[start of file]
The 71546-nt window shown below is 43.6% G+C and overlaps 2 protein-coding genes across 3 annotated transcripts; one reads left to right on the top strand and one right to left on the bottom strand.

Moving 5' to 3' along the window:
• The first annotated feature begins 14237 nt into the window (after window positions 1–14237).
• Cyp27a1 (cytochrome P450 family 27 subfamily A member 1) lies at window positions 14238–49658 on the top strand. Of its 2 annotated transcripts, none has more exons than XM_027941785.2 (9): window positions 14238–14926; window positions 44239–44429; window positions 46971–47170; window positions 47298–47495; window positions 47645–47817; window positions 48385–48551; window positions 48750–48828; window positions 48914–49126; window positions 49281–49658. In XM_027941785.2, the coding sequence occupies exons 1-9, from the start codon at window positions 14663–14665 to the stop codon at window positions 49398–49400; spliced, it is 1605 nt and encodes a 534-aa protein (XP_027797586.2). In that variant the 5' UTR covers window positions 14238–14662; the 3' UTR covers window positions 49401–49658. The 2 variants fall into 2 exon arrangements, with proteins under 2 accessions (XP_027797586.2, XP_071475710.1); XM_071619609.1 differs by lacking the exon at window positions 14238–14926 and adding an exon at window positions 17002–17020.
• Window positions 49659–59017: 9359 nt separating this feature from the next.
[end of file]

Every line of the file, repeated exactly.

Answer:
The 71546-nt window shown below is 43.6% G+C and overlaps 2 protein-coding genes across 3 annotated transcripts; one reads left to right on the top strand and one right to left on the bottom strand.

Moving 5' to 3' along the window:
• The first annotated feature begins 14237 nt into the window (after window positions 1–14237).
• Cyp27a1 (cytochrome P450 family 27 subfamily A member 1) lies at window positions 14238–49658 on the top strand. Of its 2 annotated transcripts, none has more exons than XM_027941785.2 (9): window positions 14238–14926; window positions 44239–44429; window positions 46971–47170; window positions 47298–47495; window positions 47645–47817; window positions 48385–48551; window positions 48750–48828; window positions 48914–49126; window positions 49281–49658. In XM_027941785.2, the coding sequence occupies exons 1-9, from the start codon at window positions 14663–14665 to the stop codon at window positions 49398–49400; spliced, it is 1605 nt and encodes a 534-aa protein (XP_027797586.2). In that variant the 5' UTR covers window positions 14238–14662; the 3' UTR covers window positions 49401–49658. The 2 variants fall into 2 exon arrangements, with proteins under 2 accessions (XP_027797586.2, XP_071475710.1); XM_071619609.1 differs by lacking the exon at window positions 14238–14926 and adding an exon at window positions 17002–17020.
• Window positions 49659–59017: 9359 nt separating this feature from the next.